New Girl, the sitcom starring Zooey Deschanel has just started on Channel4. There have been lots of previews and reviews of the show in the UK using words like ‘kooky’, ‘adorkable’ (admittedly used in their publicity), and ‘manic pixie dreamgirl’. Yeah, I get it. These people read blogs and TWoP and Gawker and are on twitter, but they’re just using the same old tired tropes that have been used to describe this sitcom for 4 months. I’m the kind of person who knows about the ‘manic pixie dreamgirl’ trope and that kind of person (me) already knows about the show and has probably already seen previews, and yet most people, especially viewers of a Channel4 sitcom shown at 8.30pm on a Friday night have no idea who Zooey Deschanel is, probably have all the Friends boxsets, enjoy Waterloo Road and New Tricks, and can’t understand Charlie Brooker cos he talks too fast. They’re not interested in those tropes and want to know if it’s something that will make them laugh and can watch with a take-away and bottle of wine on a Friday night.
Anyway, I’ve seen the first 3 episodes of New Girl. I’m not going to give a detailed review because there are loads out there. It’s alright. It’s not brilliant, but it’s not terrible. I think it’ll get better, but I’m not sure about its longevity. Deschanel’s Jess is not always going to be the ‘new girl’ and then what? Damon Wayans Jr’s character of Coach was a good one and it’s a shame he’s not in it past the pilot, but then I’ve really been enjoying Happy Endings and I’m glad that show was given a second season (I think Penny is Ah-muh-zing). I’m intrigued as to why Channel4 have decided to put New Girl in such a prime-time slot and not on E4 with its other US comedies like Happy Endings and How I Met Your Mother. They’re obviously aiming for a more mainstream audience with this show, but I’m not sure they’ll get it, and I think they should have put it on E4 with the others.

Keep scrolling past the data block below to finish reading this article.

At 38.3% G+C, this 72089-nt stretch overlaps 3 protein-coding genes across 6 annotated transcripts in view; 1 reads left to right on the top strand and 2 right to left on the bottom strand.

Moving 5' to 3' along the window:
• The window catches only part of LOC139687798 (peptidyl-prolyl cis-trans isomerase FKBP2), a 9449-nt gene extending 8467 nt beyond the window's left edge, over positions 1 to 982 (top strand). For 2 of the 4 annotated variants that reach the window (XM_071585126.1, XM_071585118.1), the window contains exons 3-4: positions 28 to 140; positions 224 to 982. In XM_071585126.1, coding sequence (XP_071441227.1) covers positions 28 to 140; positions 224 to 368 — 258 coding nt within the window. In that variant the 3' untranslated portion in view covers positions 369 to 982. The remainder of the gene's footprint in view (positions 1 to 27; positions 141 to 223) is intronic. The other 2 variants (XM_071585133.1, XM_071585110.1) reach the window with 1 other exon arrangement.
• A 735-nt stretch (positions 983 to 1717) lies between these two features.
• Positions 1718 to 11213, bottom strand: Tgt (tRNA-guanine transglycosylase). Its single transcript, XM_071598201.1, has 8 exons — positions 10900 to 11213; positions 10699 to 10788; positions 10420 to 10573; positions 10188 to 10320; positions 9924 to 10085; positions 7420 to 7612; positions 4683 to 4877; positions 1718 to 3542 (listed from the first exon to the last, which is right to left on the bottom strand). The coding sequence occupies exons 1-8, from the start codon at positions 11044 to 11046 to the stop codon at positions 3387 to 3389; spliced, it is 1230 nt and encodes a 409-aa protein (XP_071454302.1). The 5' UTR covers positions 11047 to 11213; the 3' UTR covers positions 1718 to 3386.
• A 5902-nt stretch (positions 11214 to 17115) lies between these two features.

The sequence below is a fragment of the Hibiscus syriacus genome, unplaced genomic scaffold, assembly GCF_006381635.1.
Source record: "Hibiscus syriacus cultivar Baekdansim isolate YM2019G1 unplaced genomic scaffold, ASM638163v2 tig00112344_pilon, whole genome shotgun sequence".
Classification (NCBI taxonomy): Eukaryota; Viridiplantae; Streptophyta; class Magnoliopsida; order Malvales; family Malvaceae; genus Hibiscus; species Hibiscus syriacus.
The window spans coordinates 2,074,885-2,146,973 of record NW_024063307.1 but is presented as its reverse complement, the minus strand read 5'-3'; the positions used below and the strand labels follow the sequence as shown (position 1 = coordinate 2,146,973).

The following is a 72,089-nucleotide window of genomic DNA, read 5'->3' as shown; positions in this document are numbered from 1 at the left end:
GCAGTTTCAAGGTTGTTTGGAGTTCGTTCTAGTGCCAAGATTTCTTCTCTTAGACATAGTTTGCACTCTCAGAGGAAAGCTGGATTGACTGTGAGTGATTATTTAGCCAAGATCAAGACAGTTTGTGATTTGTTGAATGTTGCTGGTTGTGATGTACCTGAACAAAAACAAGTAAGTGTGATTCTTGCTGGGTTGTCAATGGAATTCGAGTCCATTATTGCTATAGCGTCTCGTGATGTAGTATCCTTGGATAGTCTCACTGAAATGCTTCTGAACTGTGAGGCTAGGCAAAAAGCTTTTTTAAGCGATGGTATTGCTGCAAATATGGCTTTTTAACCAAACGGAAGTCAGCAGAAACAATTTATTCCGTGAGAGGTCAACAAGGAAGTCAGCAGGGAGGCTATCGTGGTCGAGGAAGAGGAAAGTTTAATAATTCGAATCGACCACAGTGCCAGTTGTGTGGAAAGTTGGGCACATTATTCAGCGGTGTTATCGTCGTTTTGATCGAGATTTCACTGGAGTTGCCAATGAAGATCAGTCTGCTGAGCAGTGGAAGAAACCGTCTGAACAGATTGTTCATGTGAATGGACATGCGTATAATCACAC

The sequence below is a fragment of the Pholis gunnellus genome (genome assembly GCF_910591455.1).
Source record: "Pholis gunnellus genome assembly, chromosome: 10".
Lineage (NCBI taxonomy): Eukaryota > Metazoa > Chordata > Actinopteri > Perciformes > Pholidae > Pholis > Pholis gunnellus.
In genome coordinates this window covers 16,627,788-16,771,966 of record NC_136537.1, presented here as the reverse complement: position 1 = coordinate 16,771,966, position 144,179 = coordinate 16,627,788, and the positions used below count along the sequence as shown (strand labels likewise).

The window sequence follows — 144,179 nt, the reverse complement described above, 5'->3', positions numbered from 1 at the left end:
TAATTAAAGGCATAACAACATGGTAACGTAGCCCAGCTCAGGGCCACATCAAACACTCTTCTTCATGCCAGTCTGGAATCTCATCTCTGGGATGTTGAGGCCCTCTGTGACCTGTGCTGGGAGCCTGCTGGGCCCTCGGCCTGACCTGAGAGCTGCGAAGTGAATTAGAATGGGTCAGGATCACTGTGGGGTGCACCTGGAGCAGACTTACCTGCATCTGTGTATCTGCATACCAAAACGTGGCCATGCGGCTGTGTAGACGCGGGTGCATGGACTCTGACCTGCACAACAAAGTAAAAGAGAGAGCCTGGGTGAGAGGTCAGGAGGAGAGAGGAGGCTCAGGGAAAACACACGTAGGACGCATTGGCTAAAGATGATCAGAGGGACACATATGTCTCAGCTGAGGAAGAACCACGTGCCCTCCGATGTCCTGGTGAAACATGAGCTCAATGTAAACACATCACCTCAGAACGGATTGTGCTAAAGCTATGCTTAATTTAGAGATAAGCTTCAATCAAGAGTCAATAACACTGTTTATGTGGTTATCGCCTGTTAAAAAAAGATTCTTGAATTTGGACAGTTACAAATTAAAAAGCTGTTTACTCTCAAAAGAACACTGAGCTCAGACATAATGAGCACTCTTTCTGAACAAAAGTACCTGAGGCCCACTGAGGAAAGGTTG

Friday night also had the final episode of the three-episode run of BBC1’s Public Enemies starring Daniel Mays and Anna Friel. Eddie Mottram (Mays) had been released after ten years in prison for the murder of his teenage girlfriend, Georgia Whiteley. Now with his parole officer Paula (Friel), he starts to protest his innocence and wants to go to appeal. Quite a lot happened in the last 2 episodes. He got a girlfriend but then lost her once she found out about his real crime. He found out that his friend the GP had been having an affair with Georgia ten years ago – but he wasn’t the killer. He tries anger management courses but they’re a disaster and becomes particularly close and rather obsessed with Paula, his parole officer as they start to look for evidence to quash his conviction.
Yes, ultimately if you’re going to have Anna Friel as a parole officer and Daniel Mays as a reformed/innocent criminal then of course there’s going to be a romantic storyline. Although well played by the two actors, it was very annoying. Paula was such an unprofessional parole officer throughout and though she ultimately lost her job, she contravened the rules of parole far too much. She sneaked Eddie around his exclusion zone, got very personal with him, secured an appeals lawyer for him, and hounded his original lawyer. Despite being recalled to prison for headbutting the hostel manager, it ends with Eddie and Paula kissing, in the prison visiting room, as he knows he is about to be released. Because right at the end, rather bizarrely, the real killer confesses. And it was Georgia’ father, Ken Whiteley (played by Peter Wight). It also had Paula give a mini-speech to her employment tribunal where she railed against the parole system, which continued to treat people released from prison as criminals. This issue is really important, but would have had added more weight if the programme hadn’t descended into a romance and a story with a wrongfully convicted criminal.